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Is Summit Hotel Properties a Buy?

Jun 17, 2020 by Matthew DiLallo

Shares of Summit Hotel Properties (NYSE: INN) have tumbled about 45% this year. Weighing on the hospitality REIT has been the outsized impact of the COVID-19 outbreak on the hotel sector. Because of that, Summit had to take several steps to shore up its financial profile so that it can weather this storm, including suspending its dividend.

While Summit's lack of a dividend will turn off income-focused investors, the deep dive in its stock price will likely pique the interest of those with a value bend. Here's a look at the bull and bear case for buying Summit following its COVID-19 sell-off.

The bull case for Summit Hotel Properties

Summit Hotel Properties started experiencing a significant decline in demand during March, which has continued in the second quarter. However, unlike some hotel REITs, Summit has kept the majority of its properties open. That has allowed it to reduce its cash burn rate from $15.1 million per month if it kept all its hotels closed to $10.3 million a month. Thanks to its cash position of $144 million at the end of April, it could operate for 14 months at that cash burn rate, or 29 months when adding in the availability of its credit facility. That liquidity increases the probability that Summit can survive this storm.

Meanwhile, with the bulk of its hotels remaining open, Summit is in the position to capture the early stages of a recovery in travel as states reopen their economies. Because of that, its earnings should bounce back faster than those of other hotel operators that need time to ramp back up after opening.

The potential upcoming earnings improvement is worth noting since investors value commercial properties, like hotels, based on their earnings. In Summit's case, it has focused its efforts on owning highly-profitable hotels. For example, it bought five hotels last year that generated an average of $25,600 in hotel EBITDA per key and had 44.5% hotel EBITDA margins. The average hotel in its portfolio now has a per-key EBITDA of $16,900 and 35.5% margins while those it has sold were well below that level.

The company has also focused on renovating its existing hotels to boost their earnings. Thus, if market conditions bounce back, the value of Summit's earnings-focused hotel portfolio should follow. Further, an earnings improvement should give the company the confidence to reinstate a dividend, which could bring back income-focused investors.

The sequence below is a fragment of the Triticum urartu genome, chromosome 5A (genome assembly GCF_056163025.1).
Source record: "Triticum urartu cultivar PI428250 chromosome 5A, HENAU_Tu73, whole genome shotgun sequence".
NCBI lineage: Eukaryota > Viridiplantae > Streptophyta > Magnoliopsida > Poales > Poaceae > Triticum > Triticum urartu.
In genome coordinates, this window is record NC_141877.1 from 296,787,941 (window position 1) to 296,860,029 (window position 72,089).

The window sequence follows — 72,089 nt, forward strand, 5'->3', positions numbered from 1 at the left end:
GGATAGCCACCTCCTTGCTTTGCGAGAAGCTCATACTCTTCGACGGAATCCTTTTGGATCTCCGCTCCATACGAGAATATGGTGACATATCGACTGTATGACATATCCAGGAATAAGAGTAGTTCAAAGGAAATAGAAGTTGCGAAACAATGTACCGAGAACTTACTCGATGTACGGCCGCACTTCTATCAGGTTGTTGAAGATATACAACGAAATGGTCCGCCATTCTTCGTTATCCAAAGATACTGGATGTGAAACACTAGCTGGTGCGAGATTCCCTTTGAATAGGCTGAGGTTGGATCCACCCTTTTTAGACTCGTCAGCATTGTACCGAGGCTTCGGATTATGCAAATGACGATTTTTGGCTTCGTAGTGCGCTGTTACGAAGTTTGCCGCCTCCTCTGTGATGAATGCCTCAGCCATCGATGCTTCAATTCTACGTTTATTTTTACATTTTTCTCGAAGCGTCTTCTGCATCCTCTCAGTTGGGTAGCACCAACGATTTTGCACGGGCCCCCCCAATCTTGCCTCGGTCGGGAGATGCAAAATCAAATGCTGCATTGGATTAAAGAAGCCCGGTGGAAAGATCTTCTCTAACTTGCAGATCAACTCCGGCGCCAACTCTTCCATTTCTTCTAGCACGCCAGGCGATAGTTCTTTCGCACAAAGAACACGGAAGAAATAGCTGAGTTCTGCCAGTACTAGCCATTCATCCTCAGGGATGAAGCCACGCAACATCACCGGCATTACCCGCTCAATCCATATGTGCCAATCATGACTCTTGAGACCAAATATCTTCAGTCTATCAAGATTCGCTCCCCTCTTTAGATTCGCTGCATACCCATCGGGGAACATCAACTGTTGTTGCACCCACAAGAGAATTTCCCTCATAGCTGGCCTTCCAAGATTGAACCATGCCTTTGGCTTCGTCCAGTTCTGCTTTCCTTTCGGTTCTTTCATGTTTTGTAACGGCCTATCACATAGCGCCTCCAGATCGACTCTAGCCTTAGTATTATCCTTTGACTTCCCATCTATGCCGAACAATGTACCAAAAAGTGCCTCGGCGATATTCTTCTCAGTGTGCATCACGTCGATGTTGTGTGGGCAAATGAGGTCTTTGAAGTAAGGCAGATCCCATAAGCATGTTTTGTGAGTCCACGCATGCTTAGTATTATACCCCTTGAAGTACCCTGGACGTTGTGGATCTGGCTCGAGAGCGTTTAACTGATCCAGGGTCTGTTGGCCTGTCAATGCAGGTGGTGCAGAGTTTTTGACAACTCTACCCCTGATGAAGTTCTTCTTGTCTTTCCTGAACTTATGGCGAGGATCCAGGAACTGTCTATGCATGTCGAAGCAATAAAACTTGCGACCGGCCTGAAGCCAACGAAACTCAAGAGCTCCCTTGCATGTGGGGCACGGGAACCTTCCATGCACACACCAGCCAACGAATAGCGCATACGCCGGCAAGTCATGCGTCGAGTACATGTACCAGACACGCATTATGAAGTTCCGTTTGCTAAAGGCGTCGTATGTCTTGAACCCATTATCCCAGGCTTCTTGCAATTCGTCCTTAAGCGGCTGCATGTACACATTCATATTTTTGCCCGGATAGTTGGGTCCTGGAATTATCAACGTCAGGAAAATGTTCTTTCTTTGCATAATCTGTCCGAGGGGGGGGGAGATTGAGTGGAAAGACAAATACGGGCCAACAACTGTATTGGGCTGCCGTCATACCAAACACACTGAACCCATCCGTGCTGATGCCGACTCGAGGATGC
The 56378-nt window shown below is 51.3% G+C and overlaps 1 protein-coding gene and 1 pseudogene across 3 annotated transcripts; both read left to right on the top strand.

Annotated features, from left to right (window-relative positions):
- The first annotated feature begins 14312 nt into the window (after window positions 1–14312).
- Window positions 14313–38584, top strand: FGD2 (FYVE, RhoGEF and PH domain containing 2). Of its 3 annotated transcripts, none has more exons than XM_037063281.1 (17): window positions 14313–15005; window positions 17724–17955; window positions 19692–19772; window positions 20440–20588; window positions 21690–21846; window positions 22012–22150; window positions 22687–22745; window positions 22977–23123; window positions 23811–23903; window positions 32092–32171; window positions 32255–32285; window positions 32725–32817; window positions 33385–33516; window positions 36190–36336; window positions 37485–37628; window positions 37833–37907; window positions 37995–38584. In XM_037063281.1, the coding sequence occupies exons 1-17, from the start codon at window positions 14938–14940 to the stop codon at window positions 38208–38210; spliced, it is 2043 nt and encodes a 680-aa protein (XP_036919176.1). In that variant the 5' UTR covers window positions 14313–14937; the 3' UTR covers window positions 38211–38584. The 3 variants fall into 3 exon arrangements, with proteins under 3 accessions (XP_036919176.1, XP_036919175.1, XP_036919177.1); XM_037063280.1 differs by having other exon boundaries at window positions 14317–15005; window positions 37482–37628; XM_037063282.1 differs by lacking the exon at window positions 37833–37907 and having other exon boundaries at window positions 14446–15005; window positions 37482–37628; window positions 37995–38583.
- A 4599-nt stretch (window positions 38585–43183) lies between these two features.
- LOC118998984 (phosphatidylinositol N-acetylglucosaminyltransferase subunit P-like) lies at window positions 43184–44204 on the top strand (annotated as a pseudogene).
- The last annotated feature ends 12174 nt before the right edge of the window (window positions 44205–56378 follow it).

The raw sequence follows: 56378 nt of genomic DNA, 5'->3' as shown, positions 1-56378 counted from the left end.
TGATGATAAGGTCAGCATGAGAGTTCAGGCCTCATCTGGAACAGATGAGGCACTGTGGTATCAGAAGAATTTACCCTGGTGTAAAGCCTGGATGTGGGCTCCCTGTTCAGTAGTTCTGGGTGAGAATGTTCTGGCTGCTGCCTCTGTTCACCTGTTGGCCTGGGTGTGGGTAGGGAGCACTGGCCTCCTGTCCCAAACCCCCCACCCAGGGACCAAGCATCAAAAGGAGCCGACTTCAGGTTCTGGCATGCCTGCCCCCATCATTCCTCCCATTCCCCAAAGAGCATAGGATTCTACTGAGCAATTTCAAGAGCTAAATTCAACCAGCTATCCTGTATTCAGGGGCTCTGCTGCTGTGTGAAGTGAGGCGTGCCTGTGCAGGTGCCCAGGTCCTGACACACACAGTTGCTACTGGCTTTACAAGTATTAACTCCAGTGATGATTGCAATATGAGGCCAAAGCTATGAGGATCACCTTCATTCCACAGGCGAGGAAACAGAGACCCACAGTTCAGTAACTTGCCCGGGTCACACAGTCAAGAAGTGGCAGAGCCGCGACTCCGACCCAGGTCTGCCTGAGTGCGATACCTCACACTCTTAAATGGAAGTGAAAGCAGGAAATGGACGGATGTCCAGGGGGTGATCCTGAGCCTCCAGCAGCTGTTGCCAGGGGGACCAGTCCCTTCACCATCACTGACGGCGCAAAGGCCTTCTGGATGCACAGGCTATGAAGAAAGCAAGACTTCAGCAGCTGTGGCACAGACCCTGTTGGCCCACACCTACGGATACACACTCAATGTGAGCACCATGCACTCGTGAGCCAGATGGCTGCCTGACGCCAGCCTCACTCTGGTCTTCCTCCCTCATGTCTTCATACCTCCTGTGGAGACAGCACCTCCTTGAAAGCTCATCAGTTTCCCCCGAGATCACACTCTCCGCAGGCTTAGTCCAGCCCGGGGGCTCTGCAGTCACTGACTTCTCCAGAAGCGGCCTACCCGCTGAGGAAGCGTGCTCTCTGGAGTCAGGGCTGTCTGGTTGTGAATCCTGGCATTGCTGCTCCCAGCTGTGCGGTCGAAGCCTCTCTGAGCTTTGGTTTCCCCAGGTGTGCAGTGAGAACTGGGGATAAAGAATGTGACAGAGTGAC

The bear case for Summit Hotel Properties

One concern with the hospitality industry is that the COVID-19 outbreak will have a long-term negative impact on travel and hotel stays. While hotel stays started bouncing back -- up 10% week over week in mid-May -- most forecasters don't anticipate a full recovery anytime soon.

For example, PricewaterhouseCoopers' latest hotel outlook sees revenue per available room (RevPAR) in upper-midscale hotels -- like the ones Summit owns -- falling more than 50% to levels not seen since 1984. While it does anticipate a sharp snapback in RevPAR next year, the more than 65% projected increase would still keep this metric well below 2019's level. Full recovery might take up to four years, which is when some market forecasters believe unemployment will once again be below 4%.

If market conditions take a while to recover, it will keep the pressure on Summit's earnings. That could impact its ability to reinstate its dividend, which is one of the key attractions of REITs. The continued lack of a dividend would likely keep income-focused investors at bay, which won't help its valuation.

It's just too early to buy

It's tough to properly value Summit Hotel Properties right now because earnings at its hotels are under pressure due to the impacts of COVID-19. There's no clear picture on when they'll begin improving, nor if they'll fully bounce back to their pre-COVID level. Because of that, it's too early to consider buying shares of Summit, especially since there are concerns that a second wave of the outbreak could impact travel later this year, which could cause renewed selling pressure. However, given the earnings power of its hotels in a healthy economy, value investors should consider putting Summit on their watch list.

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Matthew DiLallo has no position in any of the stocks mentioned. The Motley Fool has no position in any of the stocks mentioned. The Motley Fool has a disclosure policy.

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